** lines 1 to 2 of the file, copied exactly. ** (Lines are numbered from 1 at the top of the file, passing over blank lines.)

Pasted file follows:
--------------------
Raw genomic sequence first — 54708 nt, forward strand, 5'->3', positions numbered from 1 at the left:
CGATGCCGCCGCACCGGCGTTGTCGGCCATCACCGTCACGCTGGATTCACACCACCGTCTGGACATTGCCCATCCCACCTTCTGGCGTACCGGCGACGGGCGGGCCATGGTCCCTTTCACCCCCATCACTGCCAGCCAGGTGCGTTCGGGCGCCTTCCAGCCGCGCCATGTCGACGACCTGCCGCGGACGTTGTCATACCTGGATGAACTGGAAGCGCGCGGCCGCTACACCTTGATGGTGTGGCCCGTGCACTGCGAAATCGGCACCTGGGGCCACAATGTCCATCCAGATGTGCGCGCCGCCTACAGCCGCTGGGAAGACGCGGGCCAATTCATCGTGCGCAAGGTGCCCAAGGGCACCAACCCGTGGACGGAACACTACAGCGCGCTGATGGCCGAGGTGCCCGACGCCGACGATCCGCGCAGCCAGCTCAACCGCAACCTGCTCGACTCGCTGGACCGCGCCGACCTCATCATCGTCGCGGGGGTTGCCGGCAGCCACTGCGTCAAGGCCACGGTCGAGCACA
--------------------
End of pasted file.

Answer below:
Raw genomic sequence first — 54708 nt, forward strand, 5'->3', positions numbered from 1 at the left:
CGATGCCGCCGCACCGGCGTTGTCGGCCATCACCGTCACGCTGGATTCACACCACCGTCTGGACATTGCCCATCCCACCTTCTGGCGTACCGGCGACGGGCGGGCCATGGTCCCTTTCACCCCCATCACTGCCAGCCAGGTGCGTTCGGGCGCCTTCCAGCCGCGCCATGTCGACGACCTGCCGCGGACGTTGTCATACCTGGATGAACTGGAAGCGCGCGGCCGCTACACCTTGATGGTGTGGCCCGTGCACTGCGAAATCGGCACCTGGGGCCACAATGTCCATCCAGATGTGCGCGCCGCCTACAGCCGCTGGGAAGACGCGGGCCAATTCATCGTGCGCAAGGTGCCCAAGGGCACCAACCCGTGGACGGAACACTACAGCGCGCTGATGGCCGAGGTGCCCGACGCCGACGATCCGCGCAGCCAGCTCAACCGCAACCTGCTCGACTCGCTGGACCGCGCCGACCTCATCATCGTCGCGGGGGTTGCCGGCAGCCACTGCGTCAAGGCCACGGTCGAGCACA